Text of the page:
Sacrospinous Ligament Fixation With Conventional Surgical Instruments in Chinese Apical Prolapse Female Patients

2018-12-28 06:53:12 | BioPortfolio

Published on BioPortfolio: 2018-12-28T06:53:12-0500

Clinical Trials [1230 Associated Clinical Trials listed on BioPortfolio]

Randomized Trial of Sacrospinous Ligament Fixation Versus McCall Culdoplasty in Women Undergoing Vaginal Hysterectomy and Repairs for Prolapse

To date no study has determined prospectively which technique is superior to prevent recurrent Pelvic Organ Prolapse (POP) after vaginal hysterectomy- a major unmet clinical need. The aim ...

Pelvic Floor Symptoms After Bilateral Sacrospinous Fixation

This study aims to the assessment of pelvic floor symptoms and patients┬┤ satisfaction after bilateral sacrospinous fixation for the primary treatment of pelvic organ prolapse stage IV.

Sacrospinous Ligament Fixation vs Ischial Spine Fascia Fixation

A Prospective, Randomized Comparison of Efficacy and Effect on Quality of Life Between Sacrospinous Ligament Fixation and Ischial Spine Fascia Fixation.

Anchorsure Versus Capio for Sacrospinous Ligament Fixation

Sacrospinous ligament fixation is a common method of repairing apical support for pelvic organ prolapse but it currently suffers from a high rate of postoperative buttock and posterior thi...

Laparoscopic Hysterectomy With Vaginal Vault Suspension to the Uterosacral Ligaments for Stage II-III Pelvic Organ Prolapse.

The International Continence Society defines post-hysterectomy vault prolapse (PHVP) as descent of the vaginal cuff scar below a point that is 2 cm less than the total vaginal length above...

PubMed Articles [3981 Associated PubMed Articles listed on BioPortfolio]

Uterosacral Ligament Suspension Versus Robotic Sacrocolpopexy for Treatment of Apical Pelvic Organ Prolapse.

The aim of the study was to compare long-term outcomes of uterosacral ligament suspension (USLS) versus robotic sacrocolpopexy (RSC) in patients with pelvic organ prolapse.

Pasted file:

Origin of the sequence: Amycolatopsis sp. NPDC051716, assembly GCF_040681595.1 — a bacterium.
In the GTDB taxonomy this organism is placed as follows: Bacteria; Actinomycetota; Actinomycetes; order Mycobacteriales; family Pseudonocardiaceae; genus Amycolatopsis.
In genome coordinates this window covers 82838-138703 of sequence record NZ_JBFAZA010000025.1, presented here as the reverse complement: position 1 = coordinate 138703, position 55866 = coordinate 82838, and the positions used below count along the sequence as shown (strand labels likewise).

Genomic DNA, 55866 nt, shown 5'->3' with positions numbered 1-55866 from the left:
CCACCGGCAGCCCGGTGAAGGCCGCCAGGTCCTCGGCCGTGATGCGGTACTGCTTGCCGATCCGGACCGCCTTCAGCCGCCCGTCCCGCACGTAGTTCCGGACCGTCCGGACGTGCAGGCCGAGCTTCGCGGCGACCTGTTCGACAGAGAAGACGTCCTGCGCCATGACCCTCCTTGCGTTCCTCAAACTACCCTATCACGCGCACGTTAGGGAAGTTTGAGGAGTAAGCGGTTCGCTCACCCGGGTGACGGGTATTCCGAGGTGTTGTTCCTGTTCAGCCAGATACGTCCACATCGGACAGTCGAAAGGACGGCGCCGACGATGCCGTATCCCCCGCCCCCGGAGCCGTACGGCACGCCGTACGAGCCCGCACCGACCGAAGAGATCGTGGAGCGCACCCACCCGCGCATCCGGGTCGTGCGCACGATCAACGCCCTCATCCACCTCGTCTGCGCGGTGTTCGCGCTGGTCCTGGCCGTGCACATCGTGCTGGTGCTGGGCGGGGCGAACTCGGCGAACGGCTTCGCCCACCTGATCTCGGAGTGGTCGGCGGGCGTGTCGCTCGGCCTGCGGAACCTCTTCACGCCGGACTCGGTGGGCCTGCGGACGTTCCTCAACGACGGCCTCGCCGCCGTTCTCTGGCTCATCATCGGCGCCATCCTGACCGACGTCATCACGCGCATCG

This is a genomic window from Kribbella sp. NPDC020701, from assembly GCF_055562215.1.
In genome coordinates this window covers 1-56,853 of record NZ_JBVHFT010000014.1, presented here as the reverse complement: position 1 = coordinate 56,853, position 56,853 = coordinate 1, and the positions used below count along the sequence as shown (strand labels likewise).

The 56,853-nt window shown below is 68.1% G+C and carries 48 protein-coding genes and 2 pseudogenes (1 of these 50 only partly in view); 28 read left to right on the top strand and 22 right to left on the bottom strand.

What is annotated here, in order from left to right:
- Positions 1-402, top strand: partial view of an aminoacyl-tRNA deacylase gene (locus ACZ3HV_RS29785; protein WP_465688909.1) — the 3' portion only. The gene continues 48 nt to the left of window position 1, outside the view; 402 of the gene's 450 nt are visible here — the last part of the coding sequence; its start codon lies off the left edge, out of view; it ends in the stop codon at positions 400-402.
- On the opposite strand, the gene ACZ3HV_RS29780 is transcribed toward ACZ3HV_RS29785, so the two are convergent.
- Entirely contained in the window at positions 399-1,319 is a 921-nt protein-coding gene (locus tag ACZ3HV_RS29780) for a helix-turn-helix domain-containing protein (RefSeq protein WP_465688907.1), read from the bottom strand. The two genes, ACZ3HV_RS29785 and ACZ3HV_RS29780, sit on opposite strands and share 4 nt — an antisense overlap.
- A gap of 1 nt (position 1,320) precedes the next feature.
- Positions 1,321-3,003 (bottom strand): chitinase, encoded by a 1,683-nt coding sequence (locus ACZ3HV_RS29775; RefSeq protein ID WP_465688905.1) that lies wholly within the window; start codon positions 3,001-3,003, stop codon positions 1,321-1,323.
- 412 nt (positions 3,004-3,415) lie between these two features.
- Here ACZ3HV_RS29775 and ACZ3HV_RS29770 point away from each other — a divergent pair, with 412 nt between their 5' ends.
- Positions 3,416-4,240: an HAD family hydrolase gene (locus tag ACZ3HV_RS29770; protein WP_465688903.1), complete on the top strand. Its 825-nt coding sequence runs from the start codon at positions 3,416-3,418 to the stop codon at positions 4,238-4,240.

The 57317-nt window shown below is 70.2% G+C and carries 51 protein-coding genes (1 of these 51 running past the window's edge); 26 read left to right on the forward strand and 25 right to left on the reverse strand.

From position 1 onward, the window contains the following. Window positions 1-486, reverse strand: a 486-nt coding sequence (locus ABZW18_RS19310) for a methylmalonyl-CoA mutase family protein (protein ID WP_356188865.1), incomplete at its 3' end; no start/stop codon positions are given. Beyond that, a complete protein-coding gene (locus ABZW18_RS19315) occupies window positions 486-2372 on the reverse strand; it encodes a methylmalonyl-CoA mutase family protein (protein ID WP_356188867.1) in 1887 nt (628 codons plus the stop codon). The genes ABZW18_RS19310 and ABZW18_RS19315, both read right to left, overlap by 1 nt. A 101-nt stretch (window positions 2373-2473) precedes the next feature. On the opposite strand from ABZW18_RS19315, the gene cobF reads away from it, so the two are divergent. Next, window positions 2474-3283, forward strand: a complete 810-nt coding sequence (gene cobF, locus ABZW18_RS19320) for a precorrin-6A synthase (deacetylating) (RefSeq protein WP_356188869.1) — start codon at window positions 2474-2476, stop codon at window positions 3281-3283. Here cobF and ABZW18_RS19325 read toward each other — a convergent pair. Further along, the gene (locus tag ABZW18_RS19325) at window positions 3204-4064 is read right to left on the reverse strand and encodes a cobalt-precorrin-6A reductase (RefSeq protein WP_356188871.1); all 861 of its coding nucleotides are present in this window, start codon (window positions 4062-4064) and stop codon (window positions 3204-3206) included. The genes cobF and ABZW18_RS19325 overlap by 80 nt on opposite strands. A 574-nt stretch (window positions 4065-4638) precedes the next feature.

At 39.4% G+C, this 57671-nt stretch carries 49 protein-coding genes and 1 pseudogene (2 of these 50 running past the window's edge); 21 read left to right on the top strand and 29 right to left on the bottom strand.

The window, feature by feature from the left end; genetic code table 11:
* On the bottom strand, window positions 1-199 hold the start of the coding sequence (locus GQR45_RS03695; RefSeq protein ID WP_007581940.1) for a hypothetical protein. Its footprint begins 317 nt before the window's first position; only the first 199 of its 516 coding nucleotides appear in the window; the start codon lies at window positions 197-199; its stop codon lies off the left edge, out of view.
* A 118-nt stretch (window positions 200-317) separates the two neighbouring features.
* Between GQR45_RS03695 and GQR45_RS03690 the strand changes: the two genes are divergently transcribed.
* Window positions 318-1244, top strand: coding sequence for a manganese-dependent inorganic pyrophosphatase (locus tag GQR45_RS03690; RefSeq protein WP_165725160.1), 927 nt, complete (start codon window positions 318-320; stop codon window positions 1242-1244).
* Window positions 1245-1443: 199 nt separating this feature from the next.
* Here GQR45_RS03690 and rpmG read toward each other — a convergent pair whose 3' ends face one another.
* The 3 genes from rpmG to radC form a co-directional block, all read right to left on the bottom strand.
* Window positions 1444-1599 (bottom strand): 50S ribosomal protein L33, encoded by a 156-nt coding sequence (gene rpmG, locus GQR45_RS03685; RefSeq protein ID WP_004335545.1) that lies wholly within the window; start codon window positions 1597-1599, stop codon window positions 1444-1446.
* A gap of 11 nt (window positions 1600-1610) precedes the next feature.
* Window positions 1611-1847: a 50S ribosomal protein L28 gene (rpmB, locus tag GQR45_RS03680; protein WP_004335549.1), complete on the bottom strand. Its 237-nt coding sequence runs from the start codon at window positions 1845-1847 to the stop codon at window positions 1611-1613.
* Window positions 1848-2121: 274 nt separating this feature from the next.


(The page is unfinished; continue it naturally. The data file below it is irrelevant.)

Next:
Retrospective Cohort Study on the Perioperative Risk Factors for Transient Voiding Dysfunction After Apical Prolapse Repair.

The primary aim was to compare the incidence of transient voiding dysfunction (TVD) between vaginal uterosacral ligament suspension, sacrospinous ligament fixation, and robotic sacrocolpopexy. Seconda...

Questions surrounding the optimal time for surgical treatment of pelvic organ prolapse.

The purpose of study is to evaluate the recurrence rate of pelvic organ prolapse after surgical treatment and pre- to postoperative changes in sexual function of patients with different stages of pelv...

Racial Differences in Pelvic Organ Prolapse Symptoms Among Women Undergoing Pelvic Reconstructive Surgery for Prolapse.

The aim of this study was to determine if there is a difference in Pelvic Floor Disability Index Questionnaire (PFDI-20) scores between black and white women seeking surgical management for pelvic org...

Pelvic Organ Prolapse Recurrence and Patient-Centered Outcomes Following Minimally Invasive Abdominal Uterosacral Ligament and Mesh-Augmented Sacrohysteropexy.

The objective of this study was to compare outcomes after minimally invasive uterosacral ligament hysteropexy (USLH) and mesh-augmented sacrohysteropexy (MSH) for women with uterovaginal prolapse incl...

Medical and Biotech [MESH] Definitions

Abnormal descent of a pelvic organ resulting in the protrusion of the organ beyond its normal anatomical confines. Symptoms often include vaginal discomfort, DYSPAREUNIA; URINARY STRESS INCONTINENCE; and FECAL INCONTINENCE.

Injury, weakening, or PROLAPSE of the pelvic muscles, surrounding connective tissues or ligaments (PELVIC FLOOR).

An absorbable suture material used also as ligating clips, as pins for internal fixation of broken bones, and as ligament reinforcement for surgically managed ligament injuries. Its promising characteristics are elasticity, complete biodegradability, and lack of side effects such as infections.

Soft tissue formed mainly by the pelvic diaphragm, which is composed of the two levator ani and two coccygeus muscles. The pelvic diaphragm lies just below the pelvic aperture (outlet) and separates the pelvic cavity from the PERINEUM. It extends between the PUBIC BONE anteriorly and the COCCYX posteriorly.

The prolapse or downward displacement of the VISCERA.

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